Group Collects Medical Supplies for Needy
Popovici, Alice, National Catholic Reporter
Whenever Jan Izlar, executive director of Southwest Medical Aid in Tucson, Ariz., receives a request for something, be it a wheelchair or a set of birthing beds, she said she is always able to fulfill it.
That's because her contacts at area hospitals, clinics and hospices call her anytime they are about to upgrade their medical equipment and throw away old devices, or when they have extra supplies. Through Izlar and her contacts at local churches and community organizations, things like crutches, shower chairs, oxygenators, nebulizers, exam tables, bandages and even diapers find their way to people who need them. Sometimes these are people from the city's poor communities, or people who have lost their jobs and the health insurance that would pay for expensive medical devices, or people who are new in town and have nowhere else to go.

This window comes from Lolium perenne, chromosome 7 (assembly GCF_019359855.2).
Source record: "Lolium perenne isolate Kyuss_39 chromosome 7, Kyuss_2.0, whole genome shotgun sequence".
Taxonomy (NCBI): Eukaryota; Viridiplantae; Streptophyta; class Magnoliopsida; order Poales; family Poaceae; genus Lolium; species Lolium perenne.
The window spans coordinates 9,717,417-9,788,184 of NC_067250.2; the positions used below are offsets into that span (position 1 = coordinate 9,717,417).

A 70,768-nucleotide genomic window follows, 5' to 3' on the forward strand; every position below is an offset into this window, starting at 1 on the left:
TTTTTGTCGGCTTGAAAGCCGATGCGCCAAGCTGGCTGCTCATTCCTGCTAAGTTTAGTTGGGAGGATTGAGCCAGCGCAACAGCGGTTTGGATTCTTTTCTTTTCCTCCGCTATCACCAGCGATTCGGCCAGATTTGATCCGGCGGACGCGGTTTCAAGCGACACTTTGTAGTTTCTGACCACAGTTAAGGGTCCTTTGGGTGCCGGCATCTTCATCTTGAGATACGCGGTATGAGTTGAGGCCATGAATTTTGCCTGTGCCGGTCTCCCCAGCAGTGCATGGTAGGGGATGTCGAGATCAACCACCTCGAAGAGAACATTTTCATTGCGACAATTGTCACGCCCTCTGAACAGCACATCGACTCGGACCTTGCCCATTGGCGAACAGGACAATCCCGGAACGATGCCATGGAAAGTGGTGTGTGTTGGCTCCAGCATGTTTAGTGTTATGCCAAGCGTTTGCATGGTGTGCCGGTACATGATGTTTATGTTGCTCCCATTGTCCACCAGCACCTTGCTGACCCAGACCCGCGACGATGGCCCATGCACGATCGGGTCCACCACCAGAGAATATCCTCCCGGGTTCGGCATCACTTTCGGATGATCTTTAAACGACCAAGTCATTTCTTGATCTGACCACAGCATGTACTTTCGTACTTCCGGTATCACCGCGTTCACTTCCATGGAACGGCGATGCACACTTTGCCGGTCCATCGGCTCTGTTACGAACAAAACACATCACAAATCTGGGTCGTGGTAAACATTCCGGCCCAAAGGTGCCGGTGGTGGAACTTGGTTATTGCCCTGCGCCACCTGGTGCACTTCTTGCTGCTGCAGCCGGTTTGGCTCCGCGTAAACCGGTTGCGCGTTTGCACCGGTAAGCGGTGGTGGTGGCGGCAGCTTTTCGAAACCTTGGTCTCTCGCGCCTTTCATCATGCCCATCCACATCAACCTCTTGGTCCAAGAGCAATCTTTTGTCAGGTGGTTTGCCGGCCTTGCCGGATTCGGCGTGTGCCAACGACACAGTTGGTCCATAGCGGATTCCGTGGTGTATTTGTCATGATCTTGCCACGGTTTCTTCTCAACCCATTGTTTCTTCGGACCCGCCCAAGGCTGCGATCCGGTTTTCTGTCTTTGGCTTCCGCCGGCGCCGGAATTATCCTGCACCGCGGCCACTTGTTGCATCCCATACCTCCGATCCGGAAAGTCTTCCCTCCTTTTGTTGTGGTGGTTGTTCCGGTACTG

"Miraculously, we've always had what they need," Izlar said, even if the item isn't on hand at the moment it is requested. "People ask for something and it comes."
Izlar said the motto "finding abundance, filling need" sums up the idea behind Southwest Medical Aid, the volunteer-run nonprofit organization she started in 2005. After hearing a Salvatorian sister speak at her church about the religious order's mission, and visiting a couple of warehouses filled with various supplies for people in need--run by Salvatorians--Izlar said she was inspired to start a similar project in Tucson. (She became a Lay Salvatorian around the same time.)
"I see the waste, everyone sees the waste in medical supplies," Izlar said. And when she contacted area hospitals, she said she found that "doctors and nurses thought the same thing: 'Thank God somebody is going to recycle all these things that we have.'"
The idea of recycling is central to Southwest Medical Aid. Even supplies that can't be used for human care such as towels or sponges that are clean but no longer sterile--are donated to animal rescue groups. And Izlar said many of the organization's 30 volunteers are retired nurses. "They've got all this knowledge in their heads, they don't want to waste it," she said. The idea extends beyond the medical field.
Izlar "found a way we can actually rescue food," said volunteer Gail Topolinski, referring to the organization's collaboration with Market on the Move, a program that redistributes surplus vegetables in the Nogales, Ariz. …